Wyoming Liberty Group
We all get the warm fuzzies, don’t we, when the auto mechanic confidently assures us he knows the cause of our car’s clunking, that it can be fixed by end of day and it will only cost a small amount? Sure; but then hope and reality clash when the work starts. Taking a look under the hood, the mechanic decides whatever it is, it’s going to take longer and it’s going to cost more – a lot more.
Has the Wyoming Constitution and a slew of education litigation results from the Wyoming Supreme Court gotten in the way of transformative education in Wyoming? Listen in as Amy Edmonds talks with Bob Nelson, education finance policy analyst and Boyd Wiggam, chief council for the Wyoming Liberty Group as they discuss the Wyoming education system as it stands today. Do we need to do something with the Wyoming Constitution in order to get real reform in education? Has the requirements of litigation in public education really achieved what it said it would? Listen in and find out!
We read frequently about employers who desperately want to hire and put people to work. And we often read about how young people are desperate to find jobs “with a living wage.” So why aren’t they teaming up and living happily ever after? Where’s the disconnect?
Every year we hear Wyoming test scores have gone up or they have gone down, but what's the REAL story? Listen in as Amy Edmonds talks with Wyoming Liberty Group's new education finance analyst Bob Nelson. He tells us his first impressions of Wyoming's school funding system and its performance results over the past decade. Year-to-year headlines can be dangerously short-sighted in the picture they show of what's happening with education in Wyoming.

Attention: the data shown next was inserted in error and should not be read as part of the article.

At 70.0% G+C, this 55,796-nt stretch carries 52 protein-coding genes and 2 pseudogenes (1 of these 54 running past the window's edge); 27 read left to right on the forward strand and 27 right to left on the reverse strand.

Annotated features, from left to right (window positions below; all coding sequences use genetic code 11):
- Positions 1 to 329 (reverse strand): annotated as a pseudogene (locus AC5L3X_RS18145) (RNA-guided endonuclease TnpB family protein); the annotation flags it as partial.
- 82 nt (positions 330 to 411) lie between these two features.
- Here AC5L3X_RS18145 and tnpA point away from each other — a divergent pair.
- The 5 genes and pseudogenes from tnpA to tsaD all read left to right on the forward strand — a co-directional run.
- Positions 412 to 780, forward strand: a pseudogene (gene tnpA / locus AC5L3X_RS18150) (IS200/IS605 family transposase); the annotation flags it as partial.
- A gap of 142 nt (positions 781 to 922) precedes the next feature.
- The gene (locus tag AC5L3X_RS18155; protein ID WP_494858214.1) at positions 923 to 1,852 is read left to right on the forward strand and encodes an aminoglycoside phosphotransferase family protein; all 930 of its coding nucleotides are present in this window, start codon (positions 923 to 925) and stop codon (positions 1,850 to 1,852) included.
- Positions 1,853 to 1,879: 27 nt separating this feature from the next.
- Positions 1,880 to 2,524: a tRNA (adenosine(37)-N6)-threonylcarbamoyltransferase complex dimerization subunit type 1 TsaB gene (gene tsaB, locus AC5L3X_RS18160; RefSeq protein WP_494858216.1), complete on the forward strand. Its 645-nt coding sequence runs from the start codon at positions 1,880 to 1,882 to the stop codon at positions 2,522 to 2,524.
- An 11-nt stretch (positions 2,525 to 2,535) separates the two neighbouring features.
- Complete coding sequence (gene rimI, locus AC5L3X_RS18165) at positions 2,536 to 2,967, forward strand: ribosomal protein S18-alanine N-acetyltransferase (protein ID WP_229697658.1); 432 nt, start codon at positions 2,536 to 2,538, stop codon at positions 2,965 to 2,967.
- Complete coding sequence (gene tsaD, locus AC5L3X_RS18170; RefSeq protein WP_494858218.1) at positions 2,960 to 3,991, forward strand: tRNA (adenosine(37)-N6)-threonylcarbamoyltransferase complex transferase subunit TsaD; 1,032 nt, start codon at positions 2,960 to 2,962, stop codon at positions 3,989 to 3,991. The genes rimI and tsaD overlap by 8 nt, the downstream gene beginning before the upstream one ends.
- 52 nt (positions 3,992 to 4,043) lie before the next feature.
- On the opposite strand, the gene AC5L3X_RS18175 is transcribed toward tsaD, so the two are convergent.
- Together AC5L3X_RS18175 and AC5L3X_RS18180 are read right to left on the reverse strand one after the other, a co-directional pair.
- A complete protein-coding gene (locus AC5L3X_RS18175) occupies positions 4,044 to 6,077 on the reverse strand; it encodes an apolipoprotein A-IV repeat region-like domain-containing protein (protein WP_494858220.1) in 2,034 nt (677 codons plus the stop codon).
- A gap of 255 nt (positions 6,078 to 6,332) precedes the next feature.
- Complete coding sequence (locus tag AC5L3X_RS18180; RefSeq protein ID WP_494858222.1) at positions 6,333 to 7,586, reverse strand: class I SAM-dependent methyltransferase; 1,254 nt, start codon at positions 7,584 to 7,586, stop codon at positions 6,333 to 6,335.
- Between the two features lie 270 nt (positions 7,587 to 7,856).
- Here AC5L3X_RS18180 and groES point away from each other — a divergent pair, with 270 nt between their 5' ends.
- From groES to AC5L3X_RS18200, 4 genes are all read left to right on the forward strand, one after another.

Join in as Bob tells us what is really happening in Wyoming when we look at test results over a longer period of time.
Bob Nelson and Amy Edmonds speak with Gary Freeman on KGAB about the serious issues around Wyoming's K-12 school finance system. Is it really true that more money equals better outcomes for students? Listen to find out.
Wyoming has been paying a ton of money for K-12 education since 2005. The reason for the heavy spending? It was a major Wyoming Supreme Court/Legislative overhaul of the way our schools were being funded to equalize spending among students.
Now we find that the consultants, on whose advice the spending was largely based, criticize the system for weak performance. Unbiased observers who look at the facts have to agree that skyrocketing spending isn’t improving results.